A look at the shareholders of Gome Finance Technology Co., Ltd. (HKG: 628) can tell us which group is more powerful. Big companies usually have institutions as shareholders, and we usually see insiders owning shares in small companies. Warren Buffett said he likes “a business with enduring competitive advantages that is led by capable, owner-oriented people.” So it’s nice to see some insider ownership, as it may suggest management is owner-driven.
Gome Finance Technology is not a big company by global standards. It has a market cap of HK$945 million, which means it wouldn’t get the attention of many institutional investors. Our analysis of company ownership, below, shows that the institutions are not listed on the share register. We can zoom in on the different ownership groups, to learn more about Gome Finance Technology.
Check out our latest analysis for Gome Finance Technology
What does the lack of institutional ownership tell us about the Gome Finance technology?
Small companies that are not very actively traded often lack institutional investors, but it is less common to see large companies without them.
There are many reasons why a company may not have institutions listed in the share register. It can be difficult for institutions to buy large amounts of shares if liquidity (the amount of shares traded each day) is low. If the company did not need to raise capital, institutions might not have the opportunity to build a position. On the other hand, it’s always possible for professional investors to avoid a company because they think it’s not the best place for their money. Gome Finance Technology may not have the kind of track record that institutions seek, or perhaps they just haven’t studied the company closely.
Hedge funds don’t have a lot of shares in Gome Finance Technology. The company’s largest shareholder is Juan Du, with a 61% stake. With such a stake in ownership, we infer that they have significant control over the future of the business. With a 13% stake, the second largest shareholder is Chun-Shun Ko
While studying the institutional ownership of a company can add value to your research, it is also recommended that you research analyst recommendations to better understand a stock’s expected performance. Our information suggests there is no analyst coverage of the stock, so it is likely little known.
Owned by Gome Finance Technology Insiders
The definition of company insiders can be subjective and varies from jurisdiction to jurisdiction. Our data reflects individual insiders, capturing at least board members. The management of the company runs the company, but the CEO will answer to the board of directors, even if he is a member of it.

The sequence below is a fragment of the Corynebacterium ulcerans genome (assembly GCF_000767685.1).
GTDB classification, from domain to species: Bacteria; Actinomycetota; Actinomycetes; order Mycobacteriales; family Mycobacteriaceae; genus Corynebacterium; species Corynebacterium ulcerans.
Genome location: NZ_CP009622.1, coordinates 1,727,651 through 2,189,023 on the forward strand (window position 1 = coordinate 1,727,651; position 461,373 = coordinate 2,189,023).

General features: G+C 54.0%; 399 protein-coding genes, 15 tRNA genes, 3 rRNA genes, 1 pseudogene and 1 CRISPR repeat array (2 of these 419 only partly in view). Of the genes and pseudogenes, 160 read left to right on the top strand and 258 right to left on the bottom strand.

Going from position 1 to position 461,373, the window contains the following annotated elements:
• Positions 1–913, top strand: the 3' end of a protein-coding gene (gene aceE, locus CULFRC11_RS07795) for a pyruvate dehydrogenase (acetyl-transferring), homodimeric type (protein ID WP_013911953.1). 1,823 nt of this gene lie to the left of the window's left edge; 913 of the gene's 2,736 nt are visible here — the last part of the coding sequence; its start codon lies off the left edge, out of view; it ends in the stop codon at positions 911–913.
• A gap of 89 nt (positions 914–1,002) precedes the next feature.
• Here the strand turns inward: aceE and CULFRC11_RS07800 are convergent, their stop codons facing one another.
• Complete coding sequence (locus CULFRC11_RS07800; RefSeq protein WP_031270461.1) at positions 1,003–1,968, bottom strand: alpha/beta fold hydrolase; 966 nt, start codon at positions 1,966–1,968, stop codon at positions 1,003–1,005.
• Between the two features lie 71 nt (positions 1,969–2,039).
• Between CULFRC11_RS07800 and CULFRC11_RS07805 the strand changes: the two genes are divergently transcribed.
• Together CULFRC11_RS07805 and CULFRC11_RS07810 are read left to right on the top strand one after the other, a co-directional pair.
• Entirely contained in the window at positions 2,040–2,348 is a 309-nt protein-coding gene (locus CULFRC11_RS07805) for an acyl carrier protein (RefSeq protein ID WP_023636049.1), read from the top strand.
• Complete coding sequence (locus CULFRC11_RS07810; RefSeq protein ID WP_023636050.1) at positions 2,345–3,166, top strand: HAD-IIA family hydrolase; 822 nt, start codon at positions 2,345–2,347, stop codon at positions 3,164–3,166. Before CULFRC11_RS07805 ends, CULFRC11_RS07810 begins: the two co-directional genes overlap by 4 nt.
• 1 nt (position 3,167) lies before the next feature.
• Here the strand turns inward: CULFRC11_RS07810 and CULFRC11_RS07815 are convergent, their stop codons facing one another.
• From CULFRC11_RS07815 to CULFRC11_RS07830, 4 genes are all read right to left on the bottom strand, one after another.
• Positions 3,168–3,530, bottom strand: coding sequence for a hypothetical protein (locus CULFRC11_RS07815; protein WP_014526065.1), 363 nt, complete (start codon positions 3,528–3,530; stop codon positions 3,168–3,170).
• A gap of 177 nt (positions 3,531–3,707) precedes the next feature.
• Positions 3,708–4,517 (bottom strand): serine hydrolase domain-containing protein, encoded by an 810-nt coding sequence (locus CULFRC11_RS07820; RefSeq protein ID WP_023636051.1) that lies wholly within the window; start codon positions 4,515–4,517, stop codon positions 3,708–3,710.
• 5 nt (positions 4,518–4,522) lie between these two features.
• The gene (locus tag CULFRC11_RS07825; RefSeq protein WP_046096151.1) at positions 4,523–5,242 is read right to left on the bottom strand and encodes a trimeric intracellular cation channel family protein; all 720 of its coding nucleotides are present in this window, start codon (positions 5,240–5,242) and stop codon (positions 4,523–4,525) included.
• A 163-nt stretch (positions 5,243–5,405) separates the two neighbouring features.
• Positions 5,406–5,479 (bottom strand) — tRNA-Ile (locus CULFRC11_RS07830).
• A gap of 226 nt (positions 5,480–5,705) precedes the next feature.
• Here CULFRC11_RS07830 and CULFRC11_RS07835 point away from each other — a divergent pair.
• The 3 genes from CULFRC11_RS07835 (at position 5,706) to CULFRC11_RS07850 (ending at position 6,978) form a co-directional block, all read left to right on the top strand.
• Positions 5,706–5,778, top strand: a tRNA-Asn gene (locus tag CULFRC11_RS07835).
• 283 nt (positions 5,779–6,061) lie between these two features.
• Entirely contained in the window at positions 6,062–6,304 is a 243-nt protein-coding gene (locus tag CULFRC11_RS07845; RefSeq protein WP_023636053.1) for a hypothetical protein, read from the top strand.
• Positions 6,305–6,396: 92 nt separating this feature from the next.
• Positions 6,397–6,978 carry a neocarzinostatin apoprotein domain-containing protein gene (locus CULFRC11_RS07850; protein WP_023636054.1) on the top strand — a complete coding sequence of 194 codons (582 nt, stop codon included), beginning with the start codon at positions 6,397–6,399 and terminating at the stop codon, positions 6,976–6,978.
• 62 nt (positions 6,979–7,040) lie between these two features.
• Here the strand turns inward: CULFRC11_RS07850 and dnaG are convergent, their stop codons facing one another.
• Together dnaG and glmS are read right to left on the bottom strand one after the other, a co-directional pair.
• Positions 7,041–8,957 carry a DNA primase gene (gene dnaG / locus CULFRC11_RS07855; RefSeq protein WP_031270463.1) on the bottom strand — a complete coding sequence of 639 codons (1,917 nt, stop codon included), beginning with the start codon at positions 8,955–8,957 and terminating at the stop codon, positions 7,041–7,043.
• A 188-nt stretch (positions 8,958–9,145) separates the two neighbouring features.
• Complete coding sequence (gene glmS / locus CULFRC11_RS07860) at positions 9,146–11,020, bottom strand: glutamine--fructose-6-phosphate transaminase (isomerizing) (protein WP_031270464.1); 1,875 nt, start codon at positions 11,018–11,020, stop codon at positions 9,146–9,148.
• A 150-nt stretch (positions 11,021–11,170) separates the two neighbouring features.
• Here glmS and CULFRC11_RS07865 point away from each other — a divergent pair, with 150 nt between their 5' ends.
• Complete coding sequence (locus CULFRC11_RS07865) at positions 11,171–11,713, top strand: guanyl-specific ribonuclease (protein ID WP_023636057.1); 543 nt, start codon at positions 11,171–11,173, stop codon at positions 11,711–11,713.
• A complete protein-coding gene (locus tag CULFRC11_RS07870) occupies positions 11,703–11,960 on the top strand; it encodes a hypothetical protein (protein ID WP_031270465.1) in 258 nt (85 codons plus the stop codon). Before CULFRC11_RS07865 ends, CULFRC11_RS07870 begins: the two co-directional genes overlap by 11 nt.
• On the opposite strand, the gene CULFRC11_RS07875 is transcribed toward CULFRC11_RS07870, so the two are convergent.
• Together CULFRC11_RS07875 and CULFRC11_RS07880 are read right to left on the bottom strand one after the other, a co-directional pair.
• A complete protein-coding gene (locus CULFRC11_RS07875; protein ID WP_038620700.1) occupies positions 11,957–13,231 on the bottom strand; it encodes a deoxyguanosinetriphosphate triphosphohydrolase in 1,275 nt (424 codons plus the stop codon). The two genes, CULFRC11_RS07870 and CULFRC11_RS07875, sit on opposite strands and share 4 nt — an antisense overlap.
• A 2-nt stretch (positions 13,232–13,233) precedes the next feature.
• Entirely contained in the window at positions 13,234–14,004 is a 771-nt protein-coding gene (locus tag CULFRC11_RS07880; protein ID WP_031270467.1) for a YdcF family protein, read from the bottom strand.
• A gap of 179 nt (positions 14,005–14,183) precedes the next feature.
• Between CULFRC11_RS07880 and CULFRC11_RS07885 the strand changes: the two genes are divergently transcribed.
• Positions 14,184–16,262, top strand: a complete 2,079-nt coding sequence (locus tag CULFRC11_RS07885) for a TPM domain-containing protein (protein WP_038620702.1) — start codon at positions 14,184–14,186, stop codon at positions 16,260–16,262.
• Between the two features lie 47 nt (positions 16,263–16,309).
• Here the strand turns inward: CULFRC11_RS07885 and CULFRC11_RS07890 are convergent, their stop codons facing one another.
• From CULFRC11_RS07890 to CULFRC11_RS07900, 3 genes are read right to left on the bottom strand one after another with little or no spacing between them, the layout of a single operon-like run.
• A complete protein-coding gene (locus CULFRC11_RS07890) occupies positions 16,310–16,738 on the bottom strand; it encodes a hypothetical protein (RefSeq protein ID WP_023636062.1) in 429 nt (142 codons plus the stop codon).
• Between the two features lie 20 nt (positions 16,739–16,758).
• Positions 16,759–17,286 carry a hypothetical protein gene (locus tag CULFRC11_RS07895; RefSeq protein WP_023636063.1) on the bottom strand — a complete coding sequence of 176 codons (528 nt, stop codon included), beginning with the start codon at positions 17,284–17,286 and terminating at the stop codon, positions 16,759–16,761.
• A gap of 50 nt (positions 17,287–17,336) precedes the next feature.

I generally consider insider ownership to be a good thing. However, there are times when it is more difficult for other shareholders to hold the board accountable for decisions.
It appears that insiders own more than half of the shares of Gome Finance Technology Co., Ltd. It gives them a lot of power. That means they own HK$697 million worth of shares in the HK$945 million company. It is quite significant. Most would be delighted to see the board investing alongside them. You might want to find out (free) whether they bought or sold.
General public property
The general public, including retail investors, owns 26% of the company’s capital and therefore cannot be easily ignored. Although this group may not necessarily make the decisions, they can certainly have a real influence on the way the business is run.
I find it very interesting to see who exactly owns a business. But to really get insight, we also need to consider other information. For example, we have identified 2 warning signs for Gome Finance Technology (I’m not very good with us) that you should be aware of.
If you’d rather check out another company – one with potentially superior finances – then don’t miss this free list of interesting companies, supported by solid financial data.
NB: The figures in this article are calculated using trailing twelve month data, which refers to the 12 month period ending on the last day of the month in which the financial statements are dated. This may not be consistent with the annual report figures for the full year.
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